If you have an ascii file containing your data, you can easily read it into a SAS dataset. SAS will read your data no matter how it looks in the file, but in the simpliest case, data either be in columns or space separated. For example, it could look like this:
This type of data format is called "column input format"; you tell SAS how to read each variable by specifying the columns it occupies in the file. Missing values are notated by no value in the specified column.
Your data file could also look like this:
This format is called "list input format"; SAS recognizes that a space separates your variables. In list input format:
- Fields must be separated by at least one blank
- Fields must be in a specified order
- Missing values must be represented by a place holder such as a period (.)
- Character values longer than 8 characters need to be treated specially
- Data cannot be in special formats (eg dates)
If your data is in one of these two simple forms, it is very easy to write a SAS program to read it in. The SAS statement 'input' allows you to describe your data format to SAS. To read variables in list input format, simply name the variables on the input line, adding a $ for variables which are made up of characters instead of numbers. For example, this input statement would read our sample data:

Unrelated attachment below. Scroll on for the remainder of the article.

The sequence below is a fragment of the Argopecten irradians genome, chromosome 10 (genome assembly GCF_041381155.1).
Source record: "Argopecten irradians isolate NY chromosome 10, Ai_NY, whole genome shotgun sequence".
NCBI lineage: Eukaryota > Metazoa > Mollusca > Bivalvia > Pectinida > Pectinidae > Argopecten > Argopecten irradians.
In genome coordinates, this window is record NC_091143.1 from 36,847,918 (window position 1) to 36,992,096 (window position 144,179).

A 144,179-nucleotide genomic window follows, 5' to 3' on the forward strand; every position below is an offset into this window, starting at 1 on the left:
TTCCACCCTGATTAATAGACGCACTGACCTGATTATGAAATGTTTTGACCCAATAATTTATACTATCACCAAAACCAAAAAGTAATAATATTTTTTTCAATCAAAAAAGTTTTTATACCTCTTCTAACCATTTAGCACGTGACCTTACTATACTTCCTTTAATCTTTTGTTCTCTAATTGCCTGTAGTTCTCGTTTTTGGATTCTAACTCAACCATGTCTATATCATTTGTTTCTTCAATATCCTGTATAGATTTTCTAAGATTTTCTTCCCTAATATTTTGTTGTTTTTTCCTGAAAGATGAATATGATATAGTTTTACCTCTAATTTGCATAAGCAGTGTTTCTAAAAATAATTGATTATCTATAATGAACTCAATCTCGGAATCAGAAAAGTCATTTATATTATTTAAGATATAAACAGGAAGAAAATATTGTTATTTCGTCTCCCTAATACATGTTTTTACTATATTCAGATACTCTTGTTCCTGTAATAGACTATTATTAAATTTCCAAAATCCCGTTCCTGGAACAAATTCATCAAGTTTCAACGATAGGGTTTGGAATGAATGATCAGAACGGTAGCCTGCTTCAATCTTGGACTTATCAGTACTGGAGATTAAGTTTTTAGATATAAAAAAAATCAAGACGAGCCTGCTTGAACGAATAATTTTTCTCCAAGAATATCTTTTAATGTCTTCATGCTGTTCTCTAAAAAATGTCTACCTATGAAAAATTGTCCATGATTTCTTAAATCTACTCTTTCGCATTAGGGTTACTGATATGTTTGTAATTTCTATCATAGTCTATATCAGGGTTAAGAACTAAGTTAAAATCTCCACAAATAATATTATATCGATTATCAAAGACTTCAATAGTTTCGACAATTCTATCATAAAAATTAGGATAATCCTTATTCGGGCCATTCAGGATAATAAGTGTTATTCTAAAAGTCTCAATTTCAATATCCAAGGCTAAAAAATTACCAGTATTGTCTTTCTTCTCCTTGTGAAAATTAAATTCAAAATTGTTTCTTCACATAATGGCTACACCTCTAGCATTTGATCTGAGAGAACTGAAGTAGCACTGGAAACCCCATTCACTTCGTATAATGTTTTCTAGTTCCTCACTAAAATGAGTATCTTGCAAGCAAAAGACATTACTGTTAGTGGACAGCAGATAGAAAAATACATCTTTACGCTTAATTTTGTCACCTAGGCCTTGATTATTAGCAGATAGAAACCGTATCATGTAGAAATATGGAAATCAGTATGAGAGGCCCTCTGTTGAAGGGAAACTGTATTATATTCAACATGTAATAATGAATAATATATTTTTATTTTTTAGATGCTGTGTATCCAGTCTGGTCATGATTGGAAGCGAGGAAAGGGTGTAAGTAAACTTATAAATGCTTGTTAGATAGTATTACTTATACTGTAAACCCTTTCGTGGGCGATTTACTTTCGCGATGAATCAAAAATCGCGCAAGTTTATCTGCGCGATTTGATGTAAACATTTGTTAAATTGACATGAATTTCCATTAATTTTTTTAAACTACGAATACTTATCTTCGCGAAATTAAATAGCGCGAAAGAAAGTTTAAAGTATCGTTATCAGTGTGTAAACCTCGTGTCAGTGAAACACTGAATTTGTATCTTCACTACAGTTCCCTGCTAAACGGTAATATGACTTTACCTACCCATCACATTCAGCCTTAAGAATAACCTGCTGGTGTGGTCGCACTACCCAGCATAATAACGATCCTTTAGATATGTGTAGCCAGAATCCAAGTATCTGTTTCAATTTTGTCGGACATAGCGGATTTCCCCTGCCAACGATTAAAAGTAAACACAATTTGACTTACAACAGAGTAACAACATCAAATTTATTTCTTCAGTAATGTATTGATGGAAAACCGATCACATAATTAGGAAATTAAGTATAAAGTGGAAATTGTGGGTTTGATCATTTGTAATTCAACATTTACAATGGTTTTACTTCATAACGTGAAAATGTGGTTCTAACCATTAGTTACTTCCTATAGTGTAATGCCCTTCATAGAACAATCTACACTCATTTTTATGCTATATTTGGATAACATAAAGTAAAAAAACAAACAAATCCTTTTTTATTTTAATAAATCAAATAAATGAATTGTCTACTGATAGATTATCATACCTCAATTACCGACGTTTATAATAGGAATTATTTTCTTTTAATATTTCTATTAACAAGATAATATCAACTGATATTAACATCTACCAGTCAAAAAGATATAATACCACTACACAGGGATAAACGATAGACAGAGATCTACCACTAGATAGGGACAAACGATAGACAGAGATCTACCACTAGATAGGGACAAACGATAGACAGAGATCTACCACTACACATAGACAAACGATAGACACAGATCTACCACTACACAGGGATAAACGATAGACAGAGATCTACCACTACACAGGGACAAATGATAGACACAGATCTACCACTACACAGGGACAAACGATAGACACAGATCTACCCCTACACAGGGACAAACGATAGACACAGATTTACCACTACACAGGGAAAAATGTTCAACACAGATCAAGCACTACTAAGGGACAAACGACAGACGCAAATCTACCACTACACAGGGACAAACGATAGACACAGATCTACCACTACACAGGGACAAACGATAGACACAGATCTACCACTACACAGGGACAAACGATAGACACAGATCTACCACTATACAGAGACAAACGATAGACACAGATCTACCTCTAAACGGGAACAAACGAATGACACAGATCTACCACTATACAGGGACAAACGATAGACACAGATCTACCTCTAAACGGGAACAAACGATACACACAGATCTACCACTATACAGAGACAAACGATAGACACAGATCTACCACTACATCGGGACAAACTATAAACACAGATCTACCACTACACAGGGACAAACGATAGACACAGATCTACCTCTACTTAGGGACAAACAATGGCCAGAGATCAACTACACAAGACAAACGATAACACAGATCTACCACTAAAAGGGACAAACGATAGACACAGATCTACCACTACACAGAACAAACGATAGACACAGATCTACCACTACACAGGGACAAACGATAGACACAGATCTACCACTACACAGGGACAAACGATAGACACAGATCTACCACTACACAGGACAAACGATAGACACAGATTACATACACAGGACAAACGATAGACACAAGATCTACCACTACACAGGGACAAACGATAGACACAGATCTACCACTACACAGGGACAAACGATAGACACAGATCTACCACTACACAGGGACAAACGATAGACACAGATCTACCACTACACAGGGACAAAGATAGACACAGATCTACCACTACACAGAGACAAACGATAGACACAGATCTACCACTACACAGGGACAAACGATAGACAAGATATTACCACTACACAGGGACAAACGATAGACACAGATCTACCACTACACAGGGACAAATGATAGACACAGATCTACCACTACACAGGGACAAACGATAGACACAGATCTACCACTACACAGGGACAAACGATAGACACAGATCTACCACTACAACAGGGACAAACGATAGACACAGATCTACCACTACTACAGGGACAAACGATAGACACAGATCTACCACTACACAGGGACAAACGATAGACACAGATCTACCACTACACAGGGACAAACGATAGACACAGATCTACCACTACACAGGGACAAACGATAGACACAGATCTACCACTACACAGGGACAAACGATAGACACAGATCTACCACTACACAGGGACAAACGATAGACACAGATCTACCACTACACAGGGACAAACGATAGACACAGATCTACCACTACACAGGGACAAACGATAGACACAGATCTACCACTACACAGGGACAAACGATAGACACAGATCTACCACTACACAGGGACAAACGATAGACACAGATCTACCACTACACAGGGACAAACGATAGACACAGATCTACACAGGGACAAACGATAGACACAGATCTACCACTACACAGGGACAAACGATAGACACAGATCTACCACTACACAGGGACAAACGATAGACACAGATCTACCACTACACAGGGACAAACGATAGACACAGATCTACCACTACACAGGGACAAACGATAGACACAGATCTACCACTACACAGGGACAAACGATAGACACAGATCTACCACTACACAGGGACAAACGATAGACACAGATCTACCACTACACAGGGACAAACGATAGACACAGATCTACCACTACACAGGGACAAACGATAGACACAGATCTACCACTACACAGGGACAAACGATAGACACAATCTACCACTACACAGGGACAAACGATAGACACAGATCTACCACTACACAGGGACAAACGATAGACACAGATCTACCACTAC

To read the same data in column input format, you need to specify the columns each variable occupies:
To put it all together into a complete SAS step (A step is a series of SAS statements), add lines resembling the following:
Where <pathname> is the UNIX pathname to your data file, <name> is an 8 character (or less) name for your dataset internal to SAS. By default it will be a temporary dataset, and <input specification> is the input line as above.
A specific example would look like this:
If your data is not this simple, or you want further information, consult the SAS documentation concerning the "input" and "infile" statements.